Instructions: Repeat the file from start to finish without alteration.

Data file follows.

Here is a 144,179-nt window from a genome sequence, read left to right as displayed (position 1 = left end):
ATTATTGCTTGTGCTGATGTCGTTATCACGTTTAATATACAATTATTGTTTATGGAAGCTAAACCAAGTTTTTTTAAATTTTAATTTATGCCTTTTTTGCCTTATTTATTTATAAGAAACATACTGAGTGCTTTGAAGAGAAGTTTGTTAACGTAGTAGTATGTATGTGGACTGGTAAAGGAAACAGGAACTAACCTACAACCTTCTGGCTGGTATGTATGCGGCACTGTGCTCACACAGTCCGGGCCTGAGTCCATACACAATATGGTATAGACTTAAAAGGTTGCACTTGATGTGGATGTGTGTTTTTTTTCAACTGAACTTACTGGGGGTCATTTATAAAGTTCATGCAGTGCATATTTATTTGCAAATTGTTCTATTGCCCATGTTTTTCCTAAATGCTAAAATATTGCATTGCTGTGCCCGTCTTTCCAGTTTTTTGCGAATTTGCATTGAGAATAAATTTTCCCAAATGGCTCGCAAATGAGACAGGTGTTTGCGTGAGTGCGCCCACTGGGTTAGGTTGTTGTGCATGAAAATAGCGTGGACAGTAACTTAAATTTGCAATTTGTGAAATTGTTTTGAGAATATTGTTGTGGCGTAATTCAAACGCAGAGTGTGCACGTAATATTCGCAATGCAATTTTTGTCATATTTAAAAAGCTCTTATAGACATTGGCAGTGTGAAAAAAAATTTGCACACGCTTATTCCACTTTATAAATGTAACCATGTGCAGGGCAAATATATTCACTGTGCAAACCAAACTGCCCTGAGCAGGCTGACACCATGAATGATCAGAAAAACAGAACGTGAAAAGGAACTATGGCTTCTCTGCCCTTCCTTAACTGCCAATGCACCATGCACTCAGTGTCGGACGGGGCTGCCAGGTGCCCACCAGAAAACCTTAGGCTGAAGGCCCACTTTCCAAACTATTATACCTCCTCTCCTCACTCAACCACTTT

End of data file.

Here is a 144,179-nt window from a genome sequence, read left to right as displayed (position 1 = left end):
ATTATTGCTTGTGCTGATGTCGTTATCACGTTTAATATACAATTATTGTTTATGGAAGCTAAACCAAGTTTTTTTAAATTTTAATTTATGCCTTTTTTGCCTTATTTATTTATAAGAAACATACTGAGTGCTTTGAAGAGAAGTTTGTTAACGTAGTAGTATGTATGTGGACTGGTAAAGGAAACAGGAACTAACCTACAACCTTCTGGCTGGTATGTATGCGGCACTGTGCTCACACAGTCCGGGCCTGAGTCCATACACAATATGGTATAGACTTAAAAGGTTGCACTTGATGTGGATGTGTGTTTTTTTTCAACTGAACTTACTGGGGGTCATTTATAAAGTTCATGCAGTGCATATTTATTTGCAAATTGTTCTATTGCCCATGTTTTTCCTAAATGCTAAAATATTGCATTGCTGTGCCCGTCTTTCCAGTTTTTTGCGAATTTGCATTGAGAATAAATTTTCCCAAATGGCTCGCAAATGAGACAGGTGTTTGCGTGAGTGCGCCCACTGGGTTAGGTTGTTGTGCATGAAAATAGCGTGGACAGTAACTTAAATTTGCAATTTGTGAAATTGTTTTGAGAATATTGTTGTGGCGTAATTCAAACGCAGAGTGTGCACGTAATATTCGCAATGCAATTTTTGTCATATTTAAAAAGCTCTTATAGACATTGGCAGTGTGAAAAAAAATTTGCACACGCTTATTCCACTTTATAAATGTAACCATGTGCAGGGCAAATATATTCACTGTGCAAACCAAACTGCCCTGAGCAGGCTGACACCATGAATGATCAGAAAAACAGAACGTGAAAAGGAACTATGGCTTCTCTGCCCTTCCTTAACTGCCAATGCACCATGCACTCAGTGTCGGACGGGGCTGCCAGGTGCCCACCAGAAAACCTTAGGCTGAAGGCCCACTTTCCAAACTATTATACCTCCTCTCCTCACTCAACCACTTT